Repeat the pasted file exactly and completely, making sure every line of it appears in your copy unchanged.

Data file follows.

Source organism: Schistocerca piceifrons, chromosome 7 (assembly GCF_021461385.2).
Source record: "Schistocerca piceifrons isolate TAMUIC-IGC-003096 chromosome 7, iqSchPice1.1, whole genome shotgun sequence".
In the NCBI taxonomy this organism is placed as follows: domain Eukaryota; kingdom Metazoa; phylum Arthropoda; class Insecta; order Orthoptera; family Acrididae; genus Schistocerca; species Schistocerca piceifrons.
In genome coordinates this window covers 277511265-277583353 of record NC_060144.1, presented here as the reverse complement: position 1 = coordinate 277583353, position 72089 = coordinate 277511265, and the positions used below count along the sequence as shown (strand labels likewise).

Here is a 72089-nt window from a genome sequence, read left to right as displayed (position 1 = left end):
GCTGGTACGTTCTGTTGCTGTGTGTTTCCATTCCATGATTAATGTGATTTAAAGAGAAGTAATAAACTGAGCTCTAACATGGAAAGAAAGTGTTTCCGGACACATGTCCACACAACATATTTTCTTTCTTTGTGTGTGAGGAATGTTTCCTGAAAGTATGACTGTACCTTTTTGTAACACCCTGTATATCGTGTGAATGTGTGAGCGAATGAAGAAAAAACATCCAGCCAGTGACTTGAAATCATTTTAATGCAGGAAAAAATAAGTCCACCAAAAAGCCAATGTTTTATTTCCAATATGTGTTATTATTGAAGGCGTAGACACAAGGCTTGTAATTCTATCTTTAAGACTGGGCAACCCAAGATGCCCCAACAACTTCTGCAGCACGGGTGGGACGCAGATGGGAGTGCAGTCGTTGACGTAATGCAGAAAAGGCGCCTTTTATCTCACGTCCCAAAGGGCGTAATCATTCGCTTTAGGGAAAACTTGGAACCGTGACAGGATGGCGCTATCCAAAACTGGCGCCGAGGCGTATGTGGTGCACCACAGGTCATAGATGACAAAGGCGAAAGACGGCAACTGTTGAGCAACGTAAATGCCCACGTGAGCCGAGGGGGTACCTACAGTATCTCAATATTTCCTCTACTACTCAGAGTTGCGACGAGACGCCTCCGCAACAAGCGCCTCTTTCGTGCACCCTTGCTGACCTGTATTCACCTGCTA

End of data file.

Source organism: Schistocerca piceifrons, chromosome 7 (assembly GCF_021461385.2).
Source record: "Schistocerca piceifrons isolate TAMUIC-IGC-003096 chromosome 7, iqSchPice1.1, whole genome shotgun sequence".
In the NCBI taxonomy this organism is placed as follows: domain Eukaryota; kingdom Metazoa; phylum Arthropoda; class Insecta; order Orthoptera; family Acrididae; genus Schistocerca; species Schistocerca piceifrons.
In genome coordinates this window covers 277511265-277583353 of record NC_060144.1, presented here as the reverse complement: position 1 = coordinate 277583353, position 72089 = coordinate 277511265, and the positions used below count along the sequence as shown (strand labels likewise).

Here is a 72089-nt window from a genome sequence, read left to right as displayed (position 1 = left end):
GCTGGTACGTTCTGTTGCTGTGTGTTTCCATTCCATGATTAATGTGATTTAAAGAGAAGTAATAAACTGAGCTCTAACATGGAAAGAAAGTGTTTCCGGACACATGTCCACACAACATATTTTCTTTCTTTGTGTGTGAGGAATGTTTCCTGAAAGTATGACTGTACCTTTTTGTAACACCCTGTATATCGTGTGAATGTGTGAGCGAATGAAGAAAAAACATCCAGCCAGTGACTTGAAATCATTTTAATGCAGGAAAAAATAAGTCCACCAAAAAGCCAATGTTTTATTTCCAATATGTGTTATTATTGAAGGCGTAGACACAAGGCTTGTAATTCTATCTTTAAGACTGGGCAACCCAAGATGCCCCAACAACTTCTGCAGCACGGGTGGGACGCAGATGGGAGTGCAGTCGTTGACGTAATGCAGAAAAGGCGCCTTTTATCTCACGTCCCAAAGGGCGTAATCATTCGCTTTAGGGAAAACTTGGAACCGTGACAGGATGGCGCTATCCAAAACTGGCGCCGAGGCGTATGTGGTGCACCACAGGTCATAGATGACAAAGGCGAAAGACGGCAACTGTTGAGCAACGTAAATGCCCACGTGAGCCGAGGGGGTACCTACAGTATCTCAATATTTCCTCTACTACTCAGAGTTGCGACGAGACGCCTCCGCAACAAGCGCCTCTTTCGTGCACCCTTGCTGACCTGTATTCACCTGCTA